She does not have the range, but does have the throw weight, yes.
Johnboy, do you like us so much that you will producue two top quality TLs at the same time?
I like doing it. I actually have four on the go at present. I'll be taking abreak in a week's time as I will be in Europe for two months on holiday, then back into it late October.
 
Yes - possibly.

But as of 'right now' as far as the story is concerned neither the 'Australia's' half sisters nor the KB are there!

What I am suggesting is that the Japanese Command orders the the convoy to scatter and this inflicts a delay on OTL ops
It does create a problem for the Japanese, simply based on the timings of the operation, which, like all IJN operations in WW2, involved various arms of the operation doing various things on set timeframes.
 
1631 27 February 1942- First hit
1631, 27 February 1942, De Ruyter, off Java

Rear Admiral Doorman winced as the light cruiser suffered the impact of an 8 inch shell. It had struck on the forecastle, however, it had thankfully proven to be a dud, creating a hole but doing little real damage. Yet, it was a concern that they had the range so quickly at such a long range. Doorman had other concerns, as well.

Some two days before the battle he had reported moral had collapsed within the fleet. The fact was that so far ABDA had enjoyed scant success against the remorseless Japanese advance; their strength whittled away by air attacks, accidents, wear and tear. The men of the fleet had very little rest; Houston’s crew, had stood twelve-hour watches at battle stations for two nights running. The men who manned the old “four-pipers” were dog-tired, having seen the most action. Some ships were lacking maintenance, others damaged. Their ships were tired, in need of refit. The strain of weeks without a letup was shown in visible exhaustion and tight nerves.

Doorman ordered a turn to the West, concerned that the faster Japanese formation, which held a seven knot advantage, might cross their T. Doorman had restricted the speed of his entire force to 26 knots. This was the destroyer Kortenaer’s best speed; she was still having propulsion problems caused by her grounding prior to the Battle of Badung Strait. The cruiser Java was not capable of that much faster due to age, wear and tear.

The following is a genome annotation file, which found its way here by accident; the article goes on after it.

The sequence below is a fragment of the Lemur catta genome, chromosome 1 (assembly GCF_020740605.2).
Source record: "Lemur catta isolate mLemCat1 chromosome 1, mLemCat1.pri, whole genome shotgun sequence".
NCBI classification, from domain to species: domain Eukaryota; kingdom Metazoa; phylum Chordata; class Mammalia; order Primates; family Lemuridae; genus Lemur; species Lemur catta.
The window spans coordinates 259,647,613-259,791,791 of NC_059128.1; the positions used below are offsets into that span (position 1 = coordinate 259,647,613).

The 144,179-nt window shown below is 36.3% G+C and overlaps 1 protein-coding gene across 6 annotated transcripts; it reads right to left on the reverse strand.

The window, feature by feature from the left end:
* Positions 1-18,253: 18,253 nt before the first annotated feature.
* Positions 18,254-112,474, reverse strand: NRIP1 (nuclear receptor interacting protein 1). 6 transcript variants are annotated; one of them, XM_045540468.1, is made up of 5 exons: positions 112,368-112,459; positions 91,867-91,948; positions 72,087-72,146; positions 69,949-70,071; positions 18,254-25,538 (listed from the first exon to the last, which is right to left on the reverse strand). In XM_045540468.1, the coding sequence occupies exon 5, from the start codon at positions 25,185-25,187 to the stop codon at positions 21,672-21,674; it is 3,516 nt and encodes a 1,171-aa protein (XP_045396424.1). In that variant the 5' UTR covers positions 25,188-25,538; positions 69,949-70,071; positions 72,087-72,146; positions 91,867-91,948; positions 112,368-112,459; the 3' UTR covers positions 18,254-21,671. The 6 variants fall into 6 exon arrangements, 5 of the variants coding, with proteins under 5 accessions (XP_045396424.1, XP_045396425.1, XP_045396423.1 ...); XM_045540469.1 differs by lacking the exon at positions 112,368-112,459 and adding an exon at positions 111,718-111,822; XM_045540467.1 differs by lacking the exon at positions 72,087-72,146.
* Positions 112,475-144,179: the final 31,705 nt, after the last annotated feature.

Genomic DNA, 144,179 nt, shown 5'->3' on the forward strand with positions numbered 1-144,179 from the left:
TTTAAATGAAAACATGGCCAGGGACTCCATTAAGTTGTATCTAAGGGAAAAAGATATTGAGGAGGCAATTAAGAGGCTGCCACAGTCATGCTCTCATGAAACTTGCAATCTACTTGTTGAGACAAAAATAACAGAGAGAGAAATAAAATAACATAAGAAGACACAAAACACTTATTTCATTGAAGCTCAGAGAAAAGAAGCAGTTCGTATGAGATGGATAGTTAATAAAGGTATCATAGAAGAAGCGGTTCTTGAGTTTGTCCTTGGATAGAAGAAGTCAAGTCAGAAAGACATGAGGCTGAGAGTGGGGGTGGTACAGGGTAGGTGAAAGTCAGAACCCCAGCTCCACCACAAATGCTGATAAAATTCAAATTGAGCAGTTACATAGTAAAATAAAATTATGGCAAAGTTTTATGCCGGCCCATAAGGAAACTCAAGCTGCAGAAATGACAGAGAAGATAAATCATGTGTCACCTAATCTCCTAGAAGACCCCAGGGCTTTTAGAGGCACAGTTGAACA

De Ruyter firing in action
Screenshot 2022-08-11 095724.jpg
 
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1634 27 February 1942 - Naka and friends launch
1634, 27 February 1942, IJN Naka, off Java

The light cruiser Naka was leading Destroyer Division 4, consisting of Murasame, Samidare, Harukaze, Yudachi, Asagumo and Minegumo, Admiral Nishimura knew his force was of little use in a long-range gunnery duel. He them column Southwest, across the bows of the other Japanese columns. At 1633 Naka launched four long lance torpedoes at 15,000 yards. The six destroyers of his division followed suit at 1640, sending another 27 torpedoes toward the allied ships at ranges between 15,000 to 13,000 yards.

However, Doorman's ships soon after changed course to almost directly at the Japanese force and no torpedoes were to hit.
 
1644 27 February 1942 - Firing at a distance
1644, 27 February 1942, HMAS Australia, off Java

It was the sort of long range duel that did not suit the older ship, thought Hec Waller. The main Japanese force between the transports position, which had been confirmed by aerial spotting and the allied ships, consisted of two heavy cruisers and a large number of destroyers. It was not like they could simply charge the Japanese force, not with all those destroyer torpedoes. Not long after his first salvo, the Japanese had withdrawn, opening up the range to almost 22,000 yards. This was only 1,000 yards inside the old ship's range. Her maximum range was less than both De Ruyter and Perth. Houston was pumping salvos at the rate of four to five a minute. The Japanese fire was split between De Ruyter, with her impressive forecastle and masts, Australia and Exeter. Straddles were common enough, but no ships had been hit so far aside from a single hit on the flagship. Obviously, the longer range was of no help to the Japanese, either.

Waller had actually ordered Australia's rate of fire slowed to one salvo per minute. It would serve to keep the Japanese light forces under pressure and at arm's length. The chances of actually hitting he felt were low.

Below, in the bowels of the ship, in the upper handing room of A turret, the hoist stopped opposite the gun loading cage, where the shells and cordite were moved across and the main hoist sent down below for the next load. The gun loading cage would then be hoisted up to the gun, stopping at the lower layer, the gun in the load position with breech open. The shell would be rammed in to a preset distance, so that the copper driving bands at the base of the shell would engage with the rifling in the gun barrel. The rammer would withdraw, the cage moved down one level and the two quarter charges would be rammed home. The loading tray and cage would withdraw, the breech was slammed shut and rotated to the lock position. The breech lock would then release, allowing the gun to elevate to it's firing position. Once all the safety interlocks opened and the gun aligned with the direction and elevation dials fed from the main battery director transmitting station, the gun ready lights would come on in the main battery director and the gun could be fired. This was how it all worked. It had not changed since before Jutland, despite her fire control update, the basic functions of loading and firing differed little.